Woman Reportedly Chokes to Death While Competing in Hot Dog Eating Contest

A tragic accident took the life of a 20-year-old Tufts University student after she choked to death after participating in an off-campus charity hot dog eating contest, according to multiple media reports.

Madelyn "Madie" Nicpon, a junior biopsychology major and lacrosse player, participated in a "Play for Pink" breast cancer awareness event at Sommerville, Massachusetts, residence, according to WCVB NewsCenter 5.

The Journal News confirmed the cause of death, adding that first responders performed "extensive life-saving procedures," per a statement from Tufts University.

Nicpon was reportedly taken to Mt. Auburn Hospital in Cambridge before being transferred to Massachusetts General in Boston. She passed away on Sunday due to her injuries.

On Monday, the Tufts University President's Office released a statement on the accident, noting that, on Sunday, "approximately 3,000 students, faculty and staff gathered" for a candlelight vigil in her honor.

"The number of community members who turned out to lend support to each other, to Madie's friends, and to her family was a testament to how many lives Madie touched during her time at Tufts."

Nicpon, who hailed from Suffern, New York, had plans to go into medicine, per The Journal News. The student-athlete was beloved by her lacrosse teammates, who reportedly nicknamed her "Scooter."

"Madie will be remembered as a bright light, a social butterfly, an amazing teammate, a kind and generous person, a wonderful sister and daughter and a Jumbo that we can all aspire to emulate," wrote the Tufts Lacrosse team on their Instagram account. "She will be missed every day."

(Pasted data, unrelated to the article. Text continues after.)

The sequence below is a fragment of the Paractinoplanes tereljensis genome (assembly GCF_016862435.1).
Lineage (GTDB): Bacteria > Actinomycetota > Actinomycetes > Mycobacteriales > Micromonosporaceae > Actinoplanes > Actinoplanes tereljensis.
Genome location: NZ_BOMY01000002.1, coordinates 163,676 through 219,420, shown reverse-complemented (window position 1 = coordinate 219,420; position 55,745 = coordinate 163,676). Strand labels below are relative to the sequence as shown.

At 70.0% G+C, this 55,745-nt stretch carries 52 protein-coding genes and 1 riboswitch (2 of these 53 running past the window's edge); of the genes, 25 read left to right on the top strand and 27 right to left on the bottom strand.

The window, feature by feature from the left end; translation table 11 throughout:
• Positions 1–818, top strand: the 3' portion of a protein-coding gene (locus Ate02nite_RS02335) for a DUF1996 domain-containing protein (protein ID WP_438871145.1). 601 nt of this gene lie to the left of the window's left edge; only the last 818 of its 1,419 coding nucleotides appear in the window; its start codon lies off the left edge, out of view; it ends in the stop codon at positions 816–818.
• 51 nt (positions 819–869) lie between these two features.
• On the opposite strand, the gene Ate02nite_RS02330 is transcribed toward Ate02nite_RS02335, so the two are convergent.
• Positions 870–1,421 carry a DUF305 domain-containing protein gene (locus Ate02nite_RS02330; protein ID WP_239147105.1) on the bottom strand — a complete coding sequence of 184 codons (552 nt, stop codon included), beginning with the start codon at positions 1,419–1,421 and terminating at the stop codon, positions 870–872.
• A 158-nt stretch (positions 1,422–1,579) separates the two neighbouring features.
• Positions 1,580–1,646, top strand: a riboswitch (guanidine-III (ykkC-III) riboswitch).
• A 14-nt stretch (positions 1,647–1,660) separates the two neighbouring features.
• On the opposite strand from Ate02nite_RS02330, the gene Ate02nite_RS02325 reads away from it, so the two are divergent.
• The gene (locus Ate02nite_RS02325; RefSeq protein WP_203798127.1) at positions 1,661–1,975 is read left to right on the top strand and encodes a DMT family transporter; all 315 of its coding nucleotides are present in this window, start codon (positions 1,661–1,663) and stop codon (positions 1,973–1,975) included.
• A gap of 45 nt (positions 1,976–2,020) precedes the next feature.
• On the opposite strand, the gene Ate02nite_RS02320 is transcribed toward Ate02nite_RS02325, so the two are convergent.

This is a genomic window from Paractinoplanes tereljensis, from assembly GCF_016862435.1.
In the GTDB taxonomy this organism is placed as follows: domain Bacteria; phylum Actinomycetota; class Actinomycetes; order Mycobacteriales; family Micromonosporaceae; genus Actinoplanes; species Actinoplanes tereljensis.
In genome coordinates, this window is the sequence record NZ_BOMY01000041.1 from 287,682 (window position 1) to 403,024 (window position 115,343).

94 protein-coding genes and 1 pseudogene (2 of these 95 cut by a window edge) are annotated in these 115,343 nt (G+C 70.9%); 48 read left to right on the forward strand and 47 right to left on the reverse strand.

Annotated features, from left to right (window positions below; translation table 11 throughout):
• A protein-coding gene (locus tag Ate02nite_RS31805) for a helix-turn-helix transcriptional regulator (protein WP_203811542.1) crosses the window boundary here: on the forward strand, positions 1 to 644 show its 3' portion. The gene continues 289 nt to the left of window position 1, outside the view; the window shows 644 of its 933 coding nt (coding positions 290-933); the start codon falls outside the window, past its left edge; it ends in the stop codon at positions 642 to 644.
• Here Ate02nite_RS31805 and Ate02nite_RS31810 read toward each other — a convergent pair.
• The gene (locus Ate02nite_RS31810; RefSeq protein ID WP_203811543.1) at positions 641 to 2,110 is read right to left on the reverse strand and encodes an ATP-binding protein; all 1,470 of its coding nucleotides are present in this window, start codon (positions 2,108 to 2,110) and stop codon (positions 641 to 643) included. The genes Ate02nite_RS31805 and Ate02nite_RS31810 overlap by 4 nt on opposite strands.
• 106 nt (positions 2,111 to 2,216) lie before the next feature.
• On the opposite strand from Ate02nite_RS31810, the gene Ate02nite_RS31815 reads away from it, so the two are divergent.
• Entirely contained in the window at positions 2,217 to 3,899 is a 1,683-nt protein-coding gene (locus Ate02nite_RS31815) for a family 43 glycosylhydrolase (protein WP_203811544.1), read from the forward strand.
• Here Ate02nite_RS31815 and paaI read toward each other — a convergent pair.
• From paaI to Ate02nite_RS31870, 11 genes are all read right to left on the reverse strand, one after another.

A GoFundMe page has since been created on behalf of the Nicpon family to assist with funeral and medical expenses. At the time of writing, the fundraiser has received $158,695 in donations, nearly reaching its $175,000 goal.

"Madie Nicpon was a beautiful and brilliant daughter, granddaughter, sister, and friend," wrote the organizer of the fundraiser. "Her contagious smile and laughter lit up every room. Her generosity and kindness has left a lasting impact on those around her."

The incident, unfortunately, is not the first time a competitive eating event has resulted in fatal injuries. In 2019, a 41-year-old woman died while participating in an amateur taco-eating contest. Autopsy reports later confirmed that the cause of death was choking. A similar incident, in 2020, saw a woman in her sixties choke to death after having a seizure during a cake-eating contest.

Candlelight Vigil
A candle lit during a vigil in Mexico, 2018. A Tufts University students passed away after sustaining injuries following participation in an off-campus hot dog eating contest. GUILLERMO ARIAS/AFP/Getty Images